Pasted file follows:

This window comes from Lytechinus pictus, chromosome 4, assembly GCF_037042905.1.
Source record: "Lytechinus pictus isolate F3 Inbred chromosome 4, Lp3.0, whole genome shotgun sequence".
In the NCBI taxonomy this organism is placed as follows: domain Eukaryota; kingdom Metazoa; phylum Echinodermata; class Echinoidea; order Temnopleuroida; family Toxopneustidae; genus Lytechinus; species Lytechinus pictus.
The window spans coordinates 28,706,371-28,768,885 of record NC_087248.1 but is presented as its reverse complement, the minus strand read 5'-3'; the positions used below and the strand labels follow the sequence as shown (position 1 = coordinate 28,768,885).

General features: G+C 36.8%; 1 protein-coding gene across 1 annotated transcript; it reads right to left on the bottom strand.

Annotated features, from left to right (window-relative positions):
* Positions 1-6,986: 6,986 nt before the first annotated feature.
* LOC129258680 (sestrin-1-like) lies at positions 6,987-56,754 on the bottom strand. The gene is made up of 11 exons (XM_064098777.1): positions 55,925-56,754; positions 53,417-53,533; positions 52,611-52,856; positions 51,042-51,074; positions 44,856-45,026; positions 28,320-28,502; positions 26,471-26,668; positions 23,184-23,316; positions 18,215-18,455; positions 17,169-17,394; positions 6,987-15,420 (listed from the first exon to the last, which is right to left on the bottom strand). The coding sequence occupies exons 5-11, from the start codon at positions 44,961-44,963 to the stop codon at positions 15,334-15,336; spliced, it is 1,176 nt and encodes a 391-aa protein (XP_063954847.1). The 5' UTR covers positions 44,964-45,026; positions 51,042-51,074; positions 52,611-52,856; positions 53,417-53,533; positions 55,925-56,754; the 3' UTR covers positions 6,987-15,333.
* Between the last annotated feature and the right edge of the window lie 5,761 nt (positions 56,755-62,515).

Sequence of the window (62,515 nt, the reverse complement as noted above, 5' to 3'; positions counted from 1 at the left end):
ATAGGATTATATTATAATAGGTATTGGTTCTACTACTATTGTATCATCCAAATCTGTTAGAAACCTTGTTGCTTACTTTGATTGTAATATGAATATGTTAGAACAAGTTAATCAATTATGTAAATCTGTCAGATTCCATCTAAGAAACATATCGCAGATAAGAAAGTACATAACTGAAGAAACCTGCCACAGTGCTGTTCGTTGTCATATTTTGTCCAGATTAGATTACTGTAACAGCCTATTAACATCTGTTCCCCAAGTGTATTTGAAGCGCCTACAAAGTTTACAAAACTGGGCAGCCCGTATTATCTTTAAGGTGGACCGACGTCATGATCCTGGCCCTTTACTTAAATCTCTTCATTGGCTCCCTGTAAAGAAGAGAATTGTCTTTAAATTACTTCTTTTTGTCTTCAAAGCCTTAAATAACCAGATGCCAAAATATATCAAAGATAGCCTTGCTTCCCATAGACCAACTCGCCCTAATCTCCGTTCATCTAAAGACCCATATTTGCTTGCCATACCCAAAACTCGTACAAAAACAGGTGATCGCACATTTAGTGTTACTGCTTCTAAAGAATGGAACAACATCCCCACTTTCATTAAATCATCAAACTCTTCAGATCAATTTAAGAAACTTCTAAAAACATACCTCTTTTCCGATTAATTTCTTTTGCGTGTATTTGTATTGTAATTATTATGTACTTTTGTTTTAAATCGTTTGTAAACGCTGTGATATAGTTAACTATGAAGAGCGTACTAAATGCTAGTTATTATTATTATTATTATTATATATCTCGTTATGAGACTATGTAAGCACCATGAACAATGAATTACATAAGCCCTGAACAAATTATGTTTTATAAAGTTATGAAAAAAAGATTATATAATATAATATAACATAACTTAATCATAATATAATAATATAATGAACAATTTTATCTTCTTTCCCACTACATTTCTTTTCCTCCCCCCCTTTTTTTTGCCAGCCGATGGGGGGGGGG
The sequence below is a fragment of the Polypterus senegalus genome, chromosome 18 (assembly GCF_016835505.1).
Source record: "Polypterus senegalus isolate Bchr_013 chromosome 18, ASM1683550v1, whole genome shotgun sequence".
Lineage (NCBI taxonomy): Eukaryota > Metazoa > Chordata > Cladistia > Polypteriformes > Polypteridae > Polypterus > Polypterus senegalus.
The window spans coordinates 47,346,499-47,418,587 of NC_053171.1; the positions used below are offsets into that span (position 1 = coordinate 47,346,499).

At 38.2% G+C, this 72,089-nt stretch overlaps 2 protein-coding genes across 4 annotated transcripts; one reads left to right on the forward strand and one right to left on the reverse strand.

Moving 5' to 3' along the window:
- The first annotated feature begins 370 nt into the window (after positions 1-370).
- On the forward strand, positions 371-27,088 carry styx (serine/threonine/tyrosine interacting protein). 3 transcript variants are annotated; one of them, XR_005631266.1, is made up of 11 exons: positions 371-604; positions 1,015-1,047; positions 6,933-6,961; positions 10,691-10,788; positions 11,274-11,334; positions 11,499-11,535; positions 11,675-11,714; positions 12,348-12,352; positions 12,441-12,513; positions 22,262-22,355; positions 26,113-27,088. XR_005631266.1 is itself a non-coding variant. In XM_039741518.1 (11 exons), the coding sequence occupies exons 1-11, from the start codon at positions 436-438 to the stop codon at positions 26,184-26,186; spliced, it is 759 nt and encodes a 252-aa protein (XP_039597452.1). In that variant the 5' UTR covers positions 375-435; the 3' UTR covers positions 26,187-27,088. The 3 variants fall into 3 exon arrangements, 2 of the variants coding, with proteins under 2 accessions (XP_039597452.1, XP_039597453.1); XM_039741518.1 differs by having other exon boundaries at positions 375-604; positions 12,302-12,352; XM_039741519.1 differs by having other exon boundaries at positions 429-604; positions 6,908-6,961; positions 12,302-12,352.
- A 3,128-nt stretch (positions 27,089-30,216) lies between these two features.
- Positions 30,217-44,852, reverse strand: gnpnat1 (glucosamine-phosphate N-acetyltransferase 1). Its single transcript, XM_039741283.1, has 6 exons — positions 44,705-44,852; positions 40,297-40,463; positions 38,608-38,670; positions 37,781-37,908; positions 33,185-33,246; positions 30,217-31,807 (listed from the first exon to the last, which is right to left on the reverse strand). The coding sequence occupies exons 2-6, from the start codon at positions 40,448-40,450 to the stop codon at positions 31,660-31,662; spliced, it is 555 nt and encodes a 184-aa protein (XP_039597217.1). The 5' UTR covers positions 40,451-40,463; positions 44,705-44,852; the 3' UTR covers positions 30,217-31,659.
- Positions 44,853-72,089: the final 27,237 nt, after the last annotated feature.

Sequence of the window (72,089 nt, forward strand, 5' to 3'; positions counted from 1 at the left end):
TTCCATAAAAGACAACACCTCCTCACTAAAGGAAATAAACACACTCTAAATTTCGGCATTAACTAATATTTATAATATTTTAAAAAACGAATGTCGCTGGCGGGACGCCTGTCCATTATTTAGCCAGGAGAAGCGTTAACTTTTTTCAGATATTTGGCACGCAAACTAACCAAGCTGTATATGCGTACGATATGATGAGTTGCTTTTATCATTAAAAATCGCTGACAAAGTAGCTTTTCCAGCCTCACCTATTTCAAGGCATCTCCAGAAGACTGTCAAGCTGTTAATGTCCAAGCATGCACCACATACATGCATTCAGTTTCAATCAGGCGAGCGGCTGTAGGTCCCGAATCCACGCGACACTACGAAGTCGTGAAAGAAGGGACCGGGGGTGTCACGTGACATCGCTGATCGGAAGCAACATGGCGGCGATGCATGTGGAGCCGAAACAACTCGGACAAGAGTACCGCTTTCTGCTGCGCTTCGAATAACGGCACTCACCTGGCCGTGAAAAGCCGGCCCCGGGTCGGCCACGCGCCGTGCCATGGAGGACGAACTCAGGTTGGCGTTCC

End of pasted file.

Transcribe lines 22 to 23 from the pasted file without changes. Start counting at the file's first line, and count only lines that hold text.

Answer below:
- Positions 44,853-72,089: the final 27,237 nt, after the last annotated feature.

Sequence of the window (72,089 nt, forward strand, 5' to 3'; positions counted from 1 at the left end):